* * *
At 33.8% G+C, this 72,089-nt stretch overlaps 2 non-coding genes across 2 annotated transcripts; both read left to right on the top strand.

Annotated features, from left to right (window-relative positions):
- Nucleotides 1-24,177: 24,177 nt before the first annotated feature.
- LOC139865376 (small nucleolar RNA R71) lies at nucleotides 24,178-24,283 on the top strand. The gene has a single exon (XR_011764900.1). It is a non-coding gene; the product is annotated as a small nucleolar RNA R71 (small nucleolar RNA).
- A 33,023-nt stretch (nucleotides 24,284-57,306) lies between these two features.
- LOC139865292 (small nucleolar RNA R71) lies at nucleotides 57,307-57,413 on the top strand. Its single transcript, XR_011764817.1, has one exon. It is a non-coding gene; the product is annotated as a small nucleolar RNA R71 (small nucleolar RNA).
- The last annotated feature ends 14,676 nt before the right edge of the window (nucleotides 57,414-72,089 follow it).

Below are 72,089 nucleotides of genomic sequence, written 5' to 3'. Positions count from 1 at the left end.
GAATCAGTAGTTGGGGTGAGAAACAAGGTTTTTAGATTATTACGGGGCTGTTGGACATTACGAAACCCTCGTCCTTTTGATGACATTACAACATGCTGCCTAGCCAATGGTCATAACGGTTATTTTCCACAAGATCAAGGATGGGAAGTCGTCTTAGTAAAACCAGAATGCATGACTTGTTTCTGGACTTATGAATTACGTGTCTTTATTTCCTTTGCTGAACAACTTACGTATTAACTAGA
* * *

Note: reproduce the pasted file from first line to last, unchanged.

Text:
At 33.8% G+C, this 72,089-nt stretch overlaps 2 non-coding genes across 2 annotated transcripts; both read left to right on the top strand.

Annotated features, from left to right (window-relative positions):
- Nucleotides 1-24,177: 24,177 nt before the first annotated feature.
- LOC139865376 (small nucleolar RNA R71) lies at nucleotides 24,178-24,283 on the top strand. The gene has a single exon (XR_011764900.1). It is a non-coding gene; the product is annotated as a small nucleolar RNA R71 (small nucleolar RNA).
- A 33,023-nt stretch (nucleotides 24,284-57,306) lies between these two features.
- LOC139865292 (small nucleolar RNA R71) lies at nucleotides 57,307-57,413 on the top strand. Its single transcript, XR_011764817.1, has one exon. It is a non-coding gene; the product is annotated as a small nucleolar RNA R71 (small nucleolar RNA).
- The last annotated feature ends 14,676 nt before the right edge of the window (nucleotides 57,414-72,089 follow it).

Below are 72,089 nucleotides of genomic sequence, written 5' to 3'. Positions count from 1 at the left end.
GAATCAGTAGTTGGGGTGAGAAACAAGGTTTTTAGATTATTACGGGGCTGTTGGACATTACGAAACCCTCGTCCTTTTGATGACATTACAACATGCTGCCTAGCCAATGGTCATAACGGTTATTTTCCACAAGATCAAGGATGGGAAGTCGTCTTAGTAAAACCAGAATGCATGACTTGTTTCTGGACTTATGAATTACGTGTCTTTATTTCCTTTGCTGAACAACTTACGTATTAACTAGA